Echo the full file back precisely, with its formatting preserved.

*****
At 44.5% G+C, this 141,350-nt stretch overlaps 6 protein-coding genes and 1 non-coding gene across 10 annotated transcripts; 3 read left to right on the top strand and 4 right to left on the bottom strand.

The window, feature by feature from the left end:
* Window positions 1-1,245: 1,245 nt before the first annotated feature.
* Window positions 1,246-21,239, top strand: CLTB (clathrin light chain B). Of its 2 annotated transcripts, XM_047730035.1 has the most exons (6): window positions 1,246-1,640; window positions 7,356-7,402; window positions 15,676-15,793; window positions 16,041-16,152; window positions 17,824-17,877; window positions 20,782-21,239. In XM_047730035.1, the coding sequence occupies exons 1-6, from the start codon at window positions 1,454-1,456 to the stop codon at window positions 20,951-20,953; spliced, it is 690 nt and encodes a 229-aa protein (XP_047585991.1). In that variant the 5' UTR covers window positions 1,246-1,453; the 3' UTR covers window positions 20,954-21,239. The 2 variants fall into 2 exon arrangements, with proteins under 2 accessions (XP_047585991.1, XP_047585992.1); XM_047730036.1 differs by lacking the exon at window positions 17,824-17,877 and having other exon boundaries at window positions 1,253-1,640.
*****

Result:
At 44.5% G+C, this 141,350-nt stretch overlaps 6 protein-coding genes and 1 non-coding gene across 10 annotated transcripts; 3 read left to right on the top strand and 4 right to left on the bottom strand.

The window, feature by feature from the left end:
* Window positions 1-1,245: 1,245 nt before the first annotated feature.
* Window positions 1,246-21,239, top strand: CLTB (clathrin light chain B). Of its 2 annotated transcripts, XM_047730035.1 has the most exons (6): window positions 1,246-1,640; window positions 7,356-7,402; window positions 15,676-15,793; window positions 16,041-16,152; window positions 17,824-17,877; window positions 20,782-21,239. In XM_047730035.1, the coding sequence occupies exons 1-6, from the start codon at window positions 1,454-1,456 to the stop codon at window positions 20,951-20,953; spliced, it is 690 nt and encodes a 229-aa protein (XP_047585991.1). In that variant the 5' UTR covers window positions 1,246-1,453; the 3' UTR covers window positions 20,954-21,239. The 2 variants fall into 2 exon arrangements, with proteins under 2 accessions (XP_047585991.1, XP_047585992.1); XM_047730036.1 differs by lacking the exon at window positions 17,824-17,877 and having other exon boundaries at window positions 1,253-1,640.